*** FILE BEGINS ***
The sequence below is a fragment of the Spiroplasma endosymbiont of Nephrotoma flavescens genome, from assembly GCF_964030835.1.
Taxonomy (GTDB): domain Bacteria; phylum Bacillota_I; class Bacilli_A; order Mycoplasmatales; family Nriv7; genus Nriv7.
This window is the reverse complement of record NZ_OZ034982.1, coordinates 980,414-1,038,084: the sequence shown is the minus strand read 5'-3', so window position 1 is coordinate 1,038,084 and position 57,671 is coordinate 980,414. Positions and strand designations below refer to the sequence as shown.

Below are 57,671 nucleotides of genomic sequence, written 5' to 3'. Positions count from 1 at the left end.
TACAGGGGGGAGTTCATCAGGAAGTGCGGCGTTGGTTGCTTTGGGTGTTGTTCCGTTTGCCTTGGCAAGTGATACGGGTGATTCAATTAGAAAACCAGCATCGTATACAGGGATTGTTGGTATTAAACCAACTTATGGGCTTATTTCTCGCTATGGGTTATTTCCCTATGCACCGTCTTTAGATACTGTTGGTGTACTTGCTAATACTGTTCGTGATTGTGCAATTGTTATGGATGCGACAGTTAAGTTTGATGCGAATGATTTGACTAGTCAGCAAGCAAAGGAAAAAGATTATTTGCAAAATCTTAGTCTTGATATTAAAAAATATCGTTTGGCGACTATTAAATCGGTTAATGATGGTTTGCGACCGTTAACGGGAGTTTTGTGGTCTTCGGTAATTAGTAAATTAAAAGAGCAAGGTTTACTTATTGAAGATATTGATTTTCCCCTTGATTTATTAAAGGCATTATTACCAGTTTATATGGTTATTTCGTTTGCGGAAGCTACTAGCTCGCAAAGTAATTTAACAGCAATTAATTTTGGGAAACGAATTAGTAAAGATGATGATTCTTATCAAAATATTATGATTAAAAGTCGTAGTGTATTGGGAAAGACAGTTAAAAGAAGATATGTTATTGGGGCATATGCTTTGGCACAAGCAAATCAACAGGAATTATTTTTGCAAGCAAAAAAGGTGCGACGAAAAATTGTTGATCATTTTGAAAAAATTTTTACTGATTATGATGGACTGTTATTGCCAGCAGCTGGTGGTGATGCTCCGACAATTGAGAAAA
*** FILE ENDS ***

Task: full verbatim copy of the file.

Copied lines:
The sequence below is a fragment of the Spiroplasma endosymbiont of Nephrotoma flavescens genome, from assembly GCF_964030835.1.
Taxonomy (GTDB): domain Bacteria; phylum Bacillota_I; class Bacilli_A; order Mycoplasmatales; family Nriv7; genus Nriv7.
This window is the reverse complement of record NZ_OZ034982.1, coordinates 980,414-1,038,084: the sequence shown is the minus strand read 5'-3', so window position 1 is coordinate 1,038,084 and position 57,671 is coordinate 980,414. Positions and strand designations below refer to the sequence as shown.

Below are 57,671 nucleotides of genomic sequence, written 5' to 3'. Positions count from 1 at the left end.
TACAGGGGGGAGTTCATCAGGAAGTGCGGCGTTGGTTGCTTTGGGTGTTGTTCCGTTTGCCTTGGCAAGTGATACGGGTGATTCAATTAGAAAACCAGCATCGTATACAGGGATTGTTGGTATTAAACCAACTTATGGGCTTATTTCTCGCTATGGGTTATTTCCCTATGCACCGTCTTTAGATACTGTTGGTGTACTTGCTAATACTGTTCGTGATTGTGCAATTGTTATGGATGCGACAGTTAAGTTTGATGCGAATGATTTGACTAGTCAGCAAGCAAAGGAAAAAGATTATTTGCAAAATCTTAGTCTTGATATTAAAAAATATCGTTTGGCGACTATTAAATCGGTTAATGATGGTTTGCGACCGTTAACGGGAGTTTTGTGGTCTTCGGTAATTAGTAAATTAAAAGAGCAAGGTTTACTTATTGAAGATATTGATTTTCCCCTTGATTTATTAAAGGCATTATTACCAGTTTATATGGTTATTTCGTTTGCGGAAGCTACTAGCTCGCAAAGTAATTTAACAGCAATTAATTTTGGGAAACGAATTAGTAAAGATGATGATTCTTATCAAAATATTATGATTAAAAGTCGTAGTGTATTGGGAAAGACAGTTAAAAGAAGATATGTTATTGGGGCATATGCTTTGGCACAAGCAAATCAACAGGAATTATTTTTGCAAGCAAAAAAGGTGCGACGAAAAATTGTTGATCATTTTGAAAAAATTTTTACTGATTATGATGGACTGTTATTGCCAGCAGCTGGTGGTGATGCTCCGACAATTGAGAAAA